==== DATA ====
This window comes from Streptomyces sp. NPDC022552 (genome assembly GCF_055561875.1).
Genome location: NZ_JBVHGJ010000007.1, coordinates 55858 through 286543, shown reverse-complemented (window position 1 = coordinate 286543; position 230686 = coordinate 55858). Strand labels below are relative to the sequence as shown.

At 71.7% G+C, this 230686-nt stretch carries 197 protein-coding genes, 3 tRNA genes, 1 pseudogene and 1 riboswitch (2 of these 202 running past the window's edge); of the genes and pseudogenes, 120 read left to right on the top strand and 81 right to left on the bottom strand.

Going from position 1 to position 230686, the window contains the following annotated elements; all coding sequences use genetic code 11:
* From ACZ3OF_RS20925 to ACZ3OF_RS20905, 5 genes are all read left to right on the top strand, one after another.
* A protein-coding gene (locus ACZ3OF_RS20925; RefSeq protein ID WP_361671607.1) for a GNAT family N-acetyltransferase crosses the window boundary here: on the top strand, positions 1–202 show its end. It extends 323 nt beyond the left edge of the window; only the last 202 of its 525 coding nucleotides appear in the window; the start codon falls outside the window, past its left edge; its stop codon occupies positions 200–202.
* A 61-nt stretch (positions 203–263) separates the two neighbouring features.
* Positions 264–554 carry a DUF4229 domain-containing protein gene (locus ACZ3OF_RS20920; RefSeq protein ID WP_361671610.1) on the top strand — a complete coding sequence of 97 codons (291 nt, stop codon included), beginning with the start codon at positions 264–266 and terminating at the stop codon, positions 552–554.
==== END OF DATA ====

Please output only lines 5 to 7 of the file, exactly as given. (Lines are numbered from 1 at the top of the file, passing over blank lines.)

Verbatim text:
* From ACZ3OF_RS20925 to ACZ3OF_RS20905, 5 genes are all read left to right on the top strand, one after another.
* A protein-coding gene (locus ACZ3OF_RS20925; RefSeq protein ID WP_361671607.1) for a GNAT family N-acetyltransferase crosses the window boundary here: on the top strand, positions 1–202 show its end. It extends 323 nt beyond the left edge of the window; only the last 202 of its 525 coding nucleotides appear in the window; the start codon falls outside the window, past its left edge; its stop codon occupies positions 200–202.
* A 61-nt stretch (positions 203–263) separates the two neighbouring features.